blogging by Andrew Wickliffe

A Walk Through Hell (2018) #7


When I started this profoundly underwhelming Walk Through Hell, I observed sometimes writer Garth Ennis makes a radical save after some lackluster first issues.

He doesn’t make any such save in Hell, but he does turn out to have a vaguely interesting twist, which comes way too late in the comic. We’re just over halfway through, and he’s introducing end of issue one material. He’s revealing the genre of horror, which first seems like he’s doing some Old Gods of Cthulhu business, but then quickly veers back into Preacher or Wormwood territory.

It’s too late, but it’s better than I was expecting.

He also focuses a lot on the FBI boss, Driscoll, as she enters the warehouse and starts to see its horrors. She’s a better protagonist than anyone else in the comic and a better subject for Ennis’s narration. But, of course, she’s not trying to hide anything like Shaw, or basically comic relief promoted to a more important role like MacGregor.

There’s a lengthy talk about the 2016 election while Shaw and MacGregor are on stakeout, with Ennis presenting more depth than before. It’s not particularly deep, though—identity politics are bad because white supremacists don’t worry about their identity politics—and it’s got a terrible “punchline,” possibly the worst in the series so far.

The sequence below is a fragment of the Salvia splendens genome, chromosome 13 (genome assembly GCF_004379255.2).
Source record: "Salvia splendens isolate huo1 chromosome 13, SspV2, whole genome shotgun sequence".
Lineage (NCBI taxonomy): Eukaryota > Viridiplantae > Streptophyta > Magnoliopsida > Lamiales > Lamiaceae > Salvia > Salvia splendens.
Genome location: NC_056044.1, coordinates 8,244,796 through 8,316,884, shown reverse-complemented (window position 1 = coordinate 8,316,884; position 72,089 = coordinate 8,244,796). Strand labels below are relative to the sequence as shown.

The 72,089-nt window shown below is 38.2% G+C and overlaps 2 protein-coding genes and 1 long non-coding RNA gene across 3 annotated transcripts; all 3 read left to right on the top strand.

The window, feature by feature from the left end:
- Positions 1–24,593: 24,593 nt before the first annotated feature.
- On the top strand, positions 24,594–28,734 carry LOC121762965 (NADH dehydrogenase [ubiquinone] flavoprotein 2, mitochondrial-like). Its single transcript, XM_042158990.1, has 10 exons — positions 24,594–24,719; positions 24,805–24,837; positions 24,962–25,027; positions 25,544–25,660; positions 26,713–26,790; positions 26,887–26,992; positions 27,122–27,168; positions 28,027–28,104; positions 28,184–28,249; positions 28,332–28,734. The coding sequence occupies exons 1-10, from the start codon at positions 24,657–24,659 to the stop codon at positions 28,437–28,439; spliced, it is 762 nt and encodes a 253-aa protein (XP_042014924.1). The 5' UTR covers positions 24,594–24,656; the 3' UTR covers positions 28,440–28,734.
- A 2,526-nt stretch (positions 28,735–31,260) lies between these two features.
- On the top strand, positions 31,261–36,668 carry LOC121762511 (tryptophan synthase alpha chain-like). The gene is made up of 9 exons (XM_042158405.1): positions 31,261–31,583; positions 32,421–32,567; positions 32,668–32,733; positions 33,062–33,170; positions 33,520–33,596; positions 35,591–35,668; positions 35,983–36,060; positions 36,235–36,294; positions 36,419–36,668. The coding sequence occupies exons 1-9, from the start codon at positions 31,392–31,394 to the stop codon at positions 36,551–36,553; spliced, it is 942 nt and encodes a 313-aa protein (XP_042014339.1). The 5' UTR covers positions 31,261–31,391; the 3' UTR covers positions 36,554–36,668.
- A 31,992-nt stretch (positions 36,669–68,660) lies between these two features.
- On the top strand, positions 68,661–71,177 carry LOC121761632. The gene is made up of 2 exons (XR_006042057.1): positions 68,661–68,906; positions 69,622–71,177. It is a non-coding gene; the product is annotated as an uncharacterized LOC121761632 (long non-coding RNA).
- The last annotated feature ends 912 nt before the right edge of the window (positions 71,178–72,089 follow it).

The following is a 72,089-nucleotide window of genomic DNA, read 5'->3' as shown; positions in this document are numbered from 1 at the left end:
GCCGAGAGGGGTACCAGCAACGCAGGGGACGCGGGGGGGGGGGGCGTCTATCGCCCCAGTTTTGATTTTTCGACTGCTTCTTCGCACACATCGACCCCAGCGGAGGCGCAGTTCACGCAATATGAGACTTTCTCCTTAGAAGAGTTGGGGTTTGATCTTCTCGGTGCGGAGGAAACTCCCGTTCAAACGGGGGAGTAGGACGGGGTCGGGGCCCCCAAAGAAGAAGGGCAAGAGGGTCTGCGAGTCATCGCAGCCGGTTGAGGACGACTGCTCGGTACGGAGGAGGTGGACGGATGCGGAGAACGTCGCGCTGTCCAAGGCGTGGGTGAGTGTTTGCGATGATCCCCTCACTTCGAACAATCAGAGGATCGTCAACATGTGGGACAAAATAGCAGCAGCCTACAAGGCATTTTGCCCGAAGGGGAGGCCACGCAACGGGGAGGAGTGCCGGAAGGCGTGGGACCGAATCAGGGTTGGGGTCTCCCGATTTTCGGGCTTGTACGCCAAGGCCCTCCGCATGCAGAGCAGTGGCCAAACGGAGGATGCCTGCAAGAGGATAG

Given the potentially sensational nature of the big reveal, I’m surprised they didn’t open with it. Instead, they went with tedious police procedural with dramatically suffocating flashbacks. Then again, Ennis’s editor apparently thinks corpses grow hair, so why expect a better creative decision.

There are two cliffhangers—one with Shaw, MacGregor, and the Patton Oswalt version of Seven’s John Doe (just with Christian blood magic thrown in), then one with Driscoll. Presumably, next issue will engage with one resolution and bore with another, which is one more engaging plot than usual for this Walk.

Goran Sudžuka also appears to be sticking with the finer lines in his art, which continues to disappoint. Panels often threaten to have personality, then just don't.

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